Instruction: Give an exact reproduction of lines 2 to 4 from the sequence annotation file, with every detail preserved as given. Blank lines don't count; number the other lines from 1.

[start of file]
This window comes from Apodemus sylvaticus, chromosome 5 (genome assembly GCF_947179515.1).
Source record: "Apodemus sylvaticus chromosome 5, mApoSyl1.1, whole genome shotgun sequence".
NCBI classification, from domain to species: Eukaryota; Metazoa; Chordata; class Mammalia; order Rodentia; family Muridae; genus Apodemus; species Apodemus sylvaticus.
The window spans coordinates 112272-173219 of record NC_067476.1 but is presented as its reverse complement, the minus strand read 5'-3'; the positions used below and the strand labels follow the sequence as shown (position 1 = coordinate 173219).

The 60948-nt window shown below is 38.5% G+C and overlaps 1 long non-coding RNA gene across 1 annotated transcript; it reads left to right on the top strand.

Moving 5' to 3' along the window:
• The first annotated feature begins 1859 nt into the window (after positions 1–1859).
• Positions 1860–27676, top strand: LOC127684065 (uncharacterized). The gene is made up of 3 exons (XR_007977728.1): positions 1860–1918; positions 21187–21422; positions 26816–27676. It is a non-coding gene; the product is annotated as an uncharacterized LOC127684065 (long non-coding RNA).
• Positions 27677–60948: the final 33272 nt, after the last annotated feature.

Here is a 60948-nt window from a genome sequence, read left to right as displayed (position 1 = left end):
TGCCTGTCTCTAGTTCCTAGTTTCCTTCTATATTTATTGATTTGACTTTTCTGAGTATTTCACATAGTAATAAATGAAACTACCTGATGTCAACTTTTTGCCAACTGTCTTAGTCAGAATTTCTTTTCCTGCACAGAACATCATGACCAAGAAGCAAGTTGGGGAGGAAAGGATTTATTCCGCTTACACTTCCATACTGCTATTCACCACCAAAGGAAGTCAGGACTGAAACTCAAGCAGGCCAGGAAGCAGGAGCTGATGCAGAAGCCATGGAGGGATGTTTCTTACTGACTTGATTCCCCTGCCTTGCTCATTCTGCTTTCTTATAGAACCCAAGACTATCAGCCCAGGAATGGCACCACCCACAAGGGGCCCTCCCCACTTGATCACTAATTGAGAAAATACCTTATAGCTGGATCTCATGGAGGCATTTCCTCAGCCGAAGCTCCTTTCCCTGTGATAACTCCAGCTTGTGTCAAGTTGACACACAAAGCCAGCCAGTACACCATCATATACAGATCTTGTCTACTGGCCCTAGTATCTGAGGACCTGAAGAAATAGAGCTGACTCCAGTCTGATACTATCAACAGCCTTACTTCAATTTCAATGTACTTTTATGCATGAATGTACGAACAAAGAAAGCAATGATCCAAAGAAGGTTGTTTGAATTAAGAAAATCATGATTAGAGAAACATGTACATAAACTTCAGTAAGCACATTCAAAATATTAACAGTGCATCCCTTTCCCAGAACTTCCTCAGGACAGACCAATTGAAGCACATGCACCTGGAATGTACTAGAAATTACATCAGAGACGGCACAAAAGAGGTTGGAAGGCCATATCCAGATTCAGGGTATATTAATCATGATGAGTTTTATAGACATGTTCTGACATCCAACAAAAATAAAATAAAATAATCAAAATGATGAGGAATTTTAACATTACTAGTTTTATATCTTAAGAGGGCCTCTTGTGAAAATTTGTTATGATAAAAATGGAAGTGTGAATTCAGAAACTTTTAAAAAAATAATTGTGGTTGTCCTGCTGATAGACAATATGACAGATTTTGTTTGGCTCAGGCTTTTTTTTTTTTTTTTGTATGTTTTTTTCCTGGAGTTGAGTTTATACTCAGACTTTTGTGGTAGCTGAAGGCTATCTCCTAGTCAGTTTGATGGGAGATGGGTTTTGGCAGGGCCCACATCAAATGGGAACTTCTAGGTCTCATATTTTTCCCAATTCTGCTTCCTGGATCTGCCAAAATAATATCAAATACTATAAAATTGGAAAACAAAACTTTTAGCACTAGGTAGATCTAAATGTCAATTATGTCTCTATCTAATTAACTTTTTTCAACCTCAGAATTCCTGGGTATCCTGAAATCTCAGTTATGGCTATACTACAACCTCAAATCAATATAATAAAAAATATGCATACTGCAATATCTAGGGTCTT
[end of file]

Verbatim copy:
Source record: "Apodemus sylvaticus chromosome 5, mApoSyl1.1, whole genome shotgun sequence".
NCBI classification, from domain to species: Eukaryota; Metazoa; Chordata; class Mammalia; order Rodentia; family Muridae; genus Apodemus; species Apodemus sylvaticus.
The window spans coordinates 112272-173219 of record NC_067476.1 but is presented as its reverse complement, the minus strand read 5'-3'; the positions used below and the strand labels follow the sequence as shown (position 1 = coordinate 173219).